Dust management, Hazardous materials, News, Work health and safety

Change is in the air: silica ban comes into effect

A new WorkSafe commissioner has been appointed in Western Australia just in time for the new country-wide engineered stone ban to come into effect.

Sally North has taken on the top job with WorkSafe, bringing more than 23 years’ experience in WA’s occupational health and safety sector.

“Sally North is an outstanding advocate for worker health and safety and has extensive experience working on a range of state and national issues,” Industrial Relations Minister Simone McGurk said.

“Ms North’s time as the acting WorkSafe commissioner, acting deputy WorkSafe commissioner and her understanding of the private sector means she is eminently suitable for the position.”

North takes on the role during a pivotal time for Australia. As of July 1, the world-first engineered stone ban is now in effect to protect workers from the threat of silicosis.

Under the ban, the manufacture, supply, processing and installation of engineered stone benchtops, panels and slabs is prohibited in every state and territory in Australia.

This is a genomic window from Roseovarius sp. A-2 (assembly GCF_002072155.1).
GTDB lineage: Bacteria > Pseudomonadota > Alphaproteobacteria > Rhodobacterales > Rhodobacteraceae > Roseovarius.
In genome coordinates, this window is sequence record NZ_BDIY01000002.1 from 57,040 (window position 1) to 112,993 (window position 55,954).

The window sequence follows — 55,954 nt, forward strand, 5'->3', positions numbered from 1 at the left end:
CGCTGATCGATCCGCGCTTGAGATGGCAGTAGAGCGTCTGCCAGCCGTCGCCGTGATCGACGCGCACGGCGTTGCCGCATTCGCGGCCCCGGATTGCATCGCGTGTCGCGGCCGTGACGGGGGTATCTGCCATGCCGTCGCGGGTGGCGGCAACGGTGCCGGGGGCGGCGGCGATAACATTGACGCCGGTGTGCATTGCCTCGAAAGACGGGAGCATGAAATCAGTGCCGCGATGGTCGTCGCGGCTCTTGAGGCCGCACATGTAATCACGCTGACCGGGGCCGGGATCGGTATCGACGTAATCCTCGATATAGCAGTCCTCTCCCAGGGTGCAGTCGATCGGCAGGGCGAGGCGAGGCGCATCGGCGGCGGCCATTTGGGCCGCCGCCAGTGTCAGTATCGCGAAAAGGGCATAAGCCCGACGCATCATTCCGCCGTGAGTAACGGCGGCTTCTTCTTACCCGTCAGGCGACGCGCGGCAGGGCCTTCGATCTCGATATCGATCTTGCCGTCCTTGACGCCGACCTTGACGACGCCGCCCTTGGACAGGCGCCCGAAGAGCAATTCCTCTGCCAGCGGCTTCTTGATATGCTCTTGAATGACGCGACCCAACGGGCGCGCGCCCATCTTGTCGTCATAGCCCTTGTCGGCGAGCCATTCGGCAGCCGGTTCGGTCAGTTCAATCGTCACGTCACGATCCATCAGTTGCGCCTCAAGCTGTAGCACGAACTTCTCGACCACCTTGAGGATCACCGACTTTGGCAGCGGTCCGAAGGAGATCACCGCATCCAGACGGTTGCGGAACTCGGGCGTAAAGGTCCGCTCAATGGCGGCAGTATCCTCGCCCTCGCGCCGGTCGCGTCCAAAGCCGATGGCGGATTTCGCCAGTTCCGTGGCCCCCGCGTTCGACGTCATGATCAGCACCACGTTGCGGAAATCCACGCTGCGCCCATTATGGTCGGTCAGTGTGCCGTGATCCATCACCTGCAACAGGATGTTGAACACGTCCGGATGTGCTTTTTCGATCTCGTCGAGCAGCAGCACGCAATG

Mining is not affected by the new silica legislation as the work health and safety laws for mine sites already address the issue.

But regulators are firm more can be done.

According to WorkSafe, on-site dust problems, largely stemming from the crushing of silica-containing rock by grinders during the gold extraction process, have been a recurring concern since 2020.

From September 1, stronger regulation of all crystalline silica substances comes into effect, meaning more eyes will be turning to the issue and its impacts beyond engineered stone.

While the mining industry heavily regulates the crushing of silica dust-releasing rock, some are calling for greater awareness.

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